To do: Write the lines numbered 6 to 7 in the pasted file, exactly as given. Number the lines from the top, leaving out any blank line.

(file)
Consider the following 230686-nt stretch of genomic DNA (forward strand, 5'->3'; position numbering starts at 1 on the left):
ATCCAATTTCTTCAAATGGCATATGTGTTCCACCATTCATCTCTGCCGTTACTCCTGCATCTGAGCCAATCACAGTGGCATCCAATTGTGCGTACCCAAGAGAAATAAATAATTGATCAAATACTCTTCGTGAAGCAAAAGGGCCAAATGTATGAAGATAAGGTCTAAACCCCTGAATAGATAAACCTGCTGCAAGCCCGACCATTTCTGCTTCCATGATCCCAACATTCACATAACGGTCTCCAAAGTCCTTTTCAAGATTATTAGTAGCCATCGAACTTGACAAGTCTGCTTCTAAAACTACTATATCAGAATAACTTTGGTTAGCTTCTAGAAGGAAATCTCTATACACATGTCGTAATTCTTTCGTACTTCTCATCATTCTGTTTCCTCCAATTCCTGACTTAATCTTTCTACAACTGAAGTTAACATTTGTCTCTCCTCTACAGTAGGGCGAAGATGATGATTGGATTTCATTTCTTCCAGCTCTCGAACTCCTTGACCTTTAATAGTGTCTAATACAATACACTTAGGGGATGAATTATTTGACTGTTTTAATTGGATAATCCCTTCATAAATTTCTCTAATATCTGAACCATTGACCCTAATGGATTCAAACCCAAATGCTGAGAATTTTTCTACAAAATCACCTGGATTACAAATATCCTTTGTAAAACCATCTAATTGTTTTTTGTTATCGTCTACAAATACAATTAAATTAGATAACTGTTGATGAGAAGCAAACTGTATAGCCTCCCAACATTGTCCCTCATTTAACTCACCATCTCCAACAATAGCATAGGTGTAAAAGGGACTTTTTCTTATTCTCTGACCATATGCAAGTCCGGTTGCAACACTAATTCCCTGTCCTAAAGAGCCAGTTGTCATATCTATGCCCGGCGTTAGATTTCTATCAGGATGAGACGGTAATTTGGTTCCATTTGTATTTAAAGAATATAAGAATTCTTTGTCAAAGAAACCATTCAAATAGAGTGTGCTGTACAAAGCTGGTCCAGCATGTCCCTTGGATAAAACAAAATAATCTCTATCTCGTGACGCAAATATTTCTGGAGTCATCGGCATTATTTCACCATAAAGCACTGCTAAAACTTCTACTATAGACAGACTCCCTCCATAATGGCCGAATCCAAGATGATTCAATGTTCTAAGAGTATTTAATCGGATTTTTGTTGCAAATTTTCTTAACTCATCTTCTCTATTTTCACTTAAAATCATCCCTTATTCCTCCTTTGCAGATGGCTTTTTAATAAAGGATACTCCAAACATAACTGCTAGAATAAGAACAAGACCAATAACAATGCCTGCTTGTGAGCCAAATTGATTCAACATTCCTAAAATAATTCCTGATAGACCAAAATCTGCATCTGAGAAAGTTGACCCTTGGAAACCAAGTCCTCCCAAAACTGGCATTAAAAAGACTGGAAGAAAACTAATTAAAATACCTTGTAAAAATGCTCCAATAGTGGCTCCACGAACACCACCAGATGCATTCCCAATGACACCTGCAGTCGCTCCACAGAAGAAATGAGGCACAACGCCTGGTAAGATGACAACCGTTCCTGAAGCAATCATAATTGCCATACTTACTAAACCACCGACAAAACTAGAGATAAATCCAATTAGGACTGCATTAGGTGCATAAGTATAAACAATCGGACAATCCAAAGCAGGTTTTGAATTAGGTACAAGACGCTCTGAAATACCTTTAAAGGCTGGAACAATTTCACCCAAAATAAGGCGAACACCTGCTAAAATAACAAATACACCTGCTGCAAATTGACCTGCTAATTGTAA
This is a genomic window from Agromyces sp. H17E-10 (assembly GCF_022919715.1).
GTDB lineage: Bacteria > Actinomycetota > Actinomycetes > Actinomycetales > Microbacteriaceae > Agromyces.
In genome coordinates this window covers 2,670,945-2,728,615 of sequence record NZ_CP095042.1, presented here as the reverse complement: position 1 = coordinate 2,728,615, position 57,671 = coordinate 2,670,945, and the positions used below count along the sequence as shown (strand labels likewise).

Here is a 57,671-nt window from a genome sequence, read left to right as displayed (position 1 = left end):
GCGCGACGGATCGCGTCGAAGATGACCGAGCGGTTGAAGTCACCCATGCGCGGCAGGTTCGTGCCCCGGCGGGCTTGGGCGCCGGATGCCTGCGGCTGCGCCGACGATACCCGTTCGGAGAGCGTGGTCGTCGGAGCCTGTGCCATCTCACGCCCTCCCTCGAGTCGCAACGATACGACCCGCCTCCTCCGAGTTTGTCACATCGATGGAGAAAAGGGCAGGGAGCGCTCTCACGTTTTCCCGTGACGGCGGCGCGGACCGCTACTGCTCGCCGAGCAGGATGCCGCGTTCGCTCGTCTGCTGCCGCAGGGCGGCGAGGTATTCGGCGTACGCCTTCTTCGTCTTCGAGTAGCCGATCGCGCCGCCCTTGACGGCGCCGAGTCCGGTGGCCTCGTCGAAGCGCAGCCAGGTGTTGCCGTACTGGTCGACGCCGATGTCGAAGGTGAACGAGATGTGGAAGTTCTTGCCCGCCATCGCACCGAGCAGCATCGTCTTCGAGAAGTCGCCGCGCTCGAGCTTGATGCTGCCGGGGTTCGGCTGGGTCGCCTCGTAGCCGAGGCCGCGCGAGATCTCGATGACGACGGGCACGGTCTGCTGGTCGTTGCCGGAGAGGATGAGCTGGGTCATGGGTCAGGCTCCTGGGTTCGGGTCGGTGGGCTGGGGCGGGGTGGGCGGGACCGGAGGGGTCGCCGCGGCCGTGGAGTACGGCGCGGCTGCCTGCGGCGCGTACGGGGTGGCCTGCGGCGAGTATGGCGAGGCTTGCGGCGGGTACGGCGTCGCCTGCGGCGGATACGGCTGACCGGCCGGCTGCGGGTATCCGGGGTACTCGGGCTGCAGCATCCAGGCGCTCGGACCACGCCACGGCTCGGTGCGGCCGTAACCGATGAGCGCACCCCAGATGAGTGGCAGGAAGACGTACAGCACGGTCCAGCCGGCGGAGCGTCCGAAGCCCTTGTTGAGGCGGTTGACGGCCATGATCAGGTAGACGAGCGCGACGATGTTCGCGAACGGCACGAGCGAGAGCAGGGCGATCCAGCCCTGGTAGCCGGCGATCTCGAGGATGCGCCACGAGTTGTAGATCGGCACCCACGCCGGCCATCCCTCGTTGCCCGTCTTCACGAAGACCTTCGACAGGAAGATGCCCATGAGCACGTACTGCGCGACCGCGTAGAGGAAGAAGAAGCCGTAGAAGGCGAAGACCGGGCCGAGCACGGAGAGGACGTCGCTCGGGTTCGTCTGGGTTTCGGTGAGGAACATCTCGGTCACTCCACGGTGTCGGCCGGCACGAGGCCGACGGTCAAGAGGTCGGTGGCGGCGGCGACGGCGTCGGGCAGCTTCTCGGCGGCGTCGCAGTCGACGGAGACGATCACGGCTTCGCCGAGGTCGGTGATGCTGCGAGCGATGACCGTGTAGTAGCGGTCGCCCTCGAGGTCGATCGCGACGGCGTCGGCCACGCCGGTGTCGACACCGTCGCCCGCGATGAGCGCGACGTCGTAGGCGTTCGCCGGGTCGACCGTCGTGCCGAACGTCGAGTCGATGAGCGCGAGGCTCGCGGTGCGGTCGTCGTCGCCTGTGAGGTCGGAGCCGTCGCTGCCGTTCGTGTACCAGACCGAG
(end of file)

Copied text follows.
Here is a 57,671-nt window from a genome sequence, read left to right as displayed (position 1 = left end):
GCGCGACGGATCGCGTCGAAGATGACCGAGCGGTTGAAGTCACCCATGCGCGGCAGGTTCGTGCCCCGGCGGGCTTGGGCGCCGGATGCCTGCGGCTGCGCCGACGATACCCGTTCGGAGAGCGTGGTCGTCGGAGCCTGTGCCATCTCACGCCCTCCCTCGAGTCGCAACGATACGACCCGCCTCCTCCGAGTTTGTCACATCGATGGAGAAAAGGGCAGGGAGCGCTCTCACGTTTTCCCGTGACGGCGGCGCGGACCGCTACTGCTCGCCGAGCAGGATGCCGCGTTCGCTCGTCTGCTGCCGCAGGGCGGCGAGGTATTCGGCGTACGCCTTCTTCGTCTTCGAGTAGCCGATCGCGCCGCCCTTGACGGCGCCGAGTCCGGTGGCCTCGTCGAAGCGCAGCCAGGTGTTGCCGTACTGGTCGACGCCGATGTCGAAGGTGAACGAGATGTGGAAGTTCTTGCCCGCCATCGCACCGAGCAGCATCGTCTTCGAGAAGTCGCCGCGCTCGAGCTTGATGCTGCCGGGGTTCGGCTGGGTCGCCTCGTAGCCGAGGCCGCGCGAGATCTCGATGACGACGGGCACGGTCTGCTGGTCGTTGCCGGAGAGGATGAGCTGGGTCATGGGTCAGGCTCCTGGGTTCGGGTCGGTGGGCTGGGGCGGGGTGGGCGGGACCGGAGGGGTCGCCGCGGCCGTGGAGTACGGCGCGGCTGCCTGCGGCGCGTACGGGGTGGCCTGCGGCGAGTATGGCGAGGCTTGCGGCGGGTACGGCGTCGCCTGCGGCGGATACGGCTGACCGGCCGGCTGCGGGTATCCGGGGTACTCGGGCTGCAGCATCCAGGCGCTCGGACCACGCCACGGCTCGGTGCGGCCGTAACCGATGAGCGCACCCCAGATGAGTGGCAGGAAGACGTACAGCACGGTCCAGCCGGCGGAGCGTCCGAAGCCCTTGTTGAGGCGGTTGACGGCCATGATCAGGTAGACGAGCGCGACGATGTTCGCGAACGGCACGAGCGAGAGCAGGGCGATCCAGCCCTGGTAGCCGGCGATCTCGAGGATGCGCCACGAGTTGTAGATCGGCACCCACGCCGGCCATCCCTCGTTGCCCGTCTTCACGAAGACCTTCGACAGGAAGATGCCCATGAGCACGTACTGCGCGACCGCGTAGAGGAAGAAGAAGCCGTAGAAGGCGAAGACCGGGCCGAGCACGGAGAGGACGTCGCTCGGGTTCGTCTGGGTTTCGGTGAGGAACATCTCGGTCACTCCACGGTGTCGGCCGGCACGAGGCCGACGGTCAAGAGGTCGGTGGCGGCGGCGACGGCGTCGGGCAGCTTCTCGGCGGCGTCGCAGTCGACGGAGACGATCACGGCTTCGCCGAGGTCGGTGATGCTGCGAGCGATGACCGTGTAGTAGCGGTCGCCCTCGAGGTCGATCGCGACGGCGTCGGCCACGCCGGTGTCGACACCGTCGCCCGCGATGAGCGCGACGTCGTAGGCGTTCGCCGGGTCGACCGTCGTGCCGAACGTCGAGTCGATGAGCGCGAGGCTCGCGGTGCGGTCGTCGTCGCCTGTGAGGTCGGAGCCGTCGCTGCCGTTCGTGTACCAGACCGAG